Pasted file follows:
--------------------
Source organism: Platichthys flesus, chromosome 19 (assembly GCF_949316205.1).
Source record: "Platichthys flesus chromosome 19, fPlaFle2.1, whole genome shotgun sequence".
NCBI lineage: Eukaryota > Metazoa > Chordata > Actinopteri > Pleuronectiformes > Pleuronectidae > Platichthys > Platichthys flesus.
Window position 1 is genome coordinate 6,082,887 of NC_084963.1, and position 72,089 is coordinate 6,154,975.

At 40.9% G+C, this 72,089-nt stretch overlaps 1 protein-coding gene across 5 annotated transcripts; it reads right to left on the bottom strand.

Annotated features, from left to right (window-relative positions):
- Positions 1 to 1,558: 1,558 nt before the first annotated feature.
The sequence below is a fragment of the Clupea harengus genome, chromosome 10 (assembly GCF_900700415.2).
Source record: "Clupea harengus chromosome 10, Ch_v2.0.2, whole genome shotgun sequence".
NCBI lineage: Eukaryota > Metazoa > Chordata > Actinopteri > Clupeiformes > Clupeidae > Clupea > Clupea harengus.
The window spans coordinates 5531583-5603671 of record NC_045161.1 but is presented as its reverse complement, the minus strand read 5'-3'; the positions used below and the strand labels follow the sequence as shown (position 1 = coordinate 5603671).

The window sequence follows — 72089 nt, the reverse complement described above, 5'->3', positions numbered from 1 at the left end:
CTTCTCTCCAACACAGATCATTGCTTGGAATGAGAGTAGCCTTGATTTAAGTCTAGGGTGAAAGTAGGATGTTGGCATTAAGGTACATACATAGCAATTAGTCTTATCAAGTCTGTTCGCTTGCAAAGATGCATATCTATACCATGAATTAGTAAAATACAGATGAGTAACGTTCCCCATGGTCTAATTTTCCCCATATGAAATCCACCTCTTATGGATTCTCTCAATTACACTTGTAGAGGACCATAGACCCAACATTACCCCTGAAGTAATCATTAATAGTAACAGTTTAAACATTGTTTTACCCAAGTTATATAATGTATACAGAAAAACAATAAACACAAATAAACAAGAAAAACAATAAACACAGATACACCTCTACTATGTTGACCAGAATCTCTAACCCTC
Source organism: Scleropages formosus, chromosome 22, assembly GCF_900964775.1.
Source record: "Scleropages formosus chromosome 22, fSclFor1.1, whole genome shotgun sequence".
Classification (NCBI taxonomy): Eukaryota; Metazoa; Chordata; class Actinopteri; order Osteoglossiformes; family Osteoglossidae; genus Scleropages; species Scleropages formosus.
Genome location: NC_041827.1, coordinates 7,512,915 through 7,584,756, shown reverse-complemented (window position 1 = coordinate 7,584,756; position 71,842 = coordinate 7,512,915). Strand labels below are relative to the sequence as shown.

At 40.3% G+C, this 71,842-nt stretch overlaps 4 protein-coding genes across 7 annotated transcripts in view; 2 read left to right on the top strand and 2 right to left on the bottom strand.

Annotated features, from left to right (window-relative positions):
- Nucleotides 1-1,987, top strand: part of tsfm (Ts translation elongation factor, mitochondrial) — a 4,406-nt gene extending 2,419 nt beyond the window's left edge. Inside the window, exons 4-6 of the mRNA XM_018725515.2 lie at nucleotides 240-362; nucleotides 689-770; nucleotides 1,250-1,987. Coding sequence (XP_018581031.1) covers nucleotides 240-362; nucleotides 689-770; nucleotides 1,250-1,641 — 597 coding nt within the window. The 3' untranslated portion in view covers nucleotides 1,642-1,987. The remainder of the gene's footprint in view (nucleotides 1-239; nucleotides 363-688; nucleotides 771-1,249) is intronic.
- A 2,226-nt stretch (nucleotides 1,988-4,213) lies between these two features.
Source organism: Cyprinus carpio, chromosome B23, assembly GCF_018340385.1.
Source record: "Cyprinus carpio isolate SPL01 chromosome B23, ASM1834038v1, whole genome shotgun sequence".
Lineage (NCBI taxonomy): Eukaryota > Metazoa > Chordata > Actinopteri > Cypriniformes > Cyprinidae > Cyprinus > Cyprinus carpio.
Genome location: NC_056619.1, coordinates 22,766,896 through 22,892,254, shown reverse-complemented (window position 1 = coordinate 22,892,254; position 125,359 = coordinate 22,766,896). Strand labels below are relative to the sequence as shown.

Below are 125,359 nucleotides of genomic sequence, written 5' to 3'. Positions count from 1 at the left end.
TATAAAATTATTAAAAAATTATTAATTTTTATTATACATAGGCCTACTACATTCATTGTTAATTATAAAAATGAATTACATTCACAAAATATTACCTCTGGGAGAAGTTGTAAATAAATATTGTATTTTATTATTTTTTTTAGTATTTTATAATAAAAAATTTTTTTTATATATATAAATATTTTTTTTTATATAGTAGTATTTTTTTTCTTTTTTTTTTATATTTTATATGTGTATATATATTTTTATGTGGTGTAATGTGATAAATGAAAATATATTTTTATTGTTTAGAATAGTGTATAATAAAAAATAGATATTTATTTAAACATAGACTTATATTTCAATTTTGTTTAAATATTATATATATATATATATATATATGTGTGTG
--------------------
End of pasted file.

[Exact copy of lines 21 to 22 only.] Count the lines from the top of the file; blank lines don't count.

- A 2,226-nt stretch (nucleotides 1,988-4,213) lies between these two features.
Source organism: Cyprinus carpio, chromosome B23, assembly GCF_018340385.1.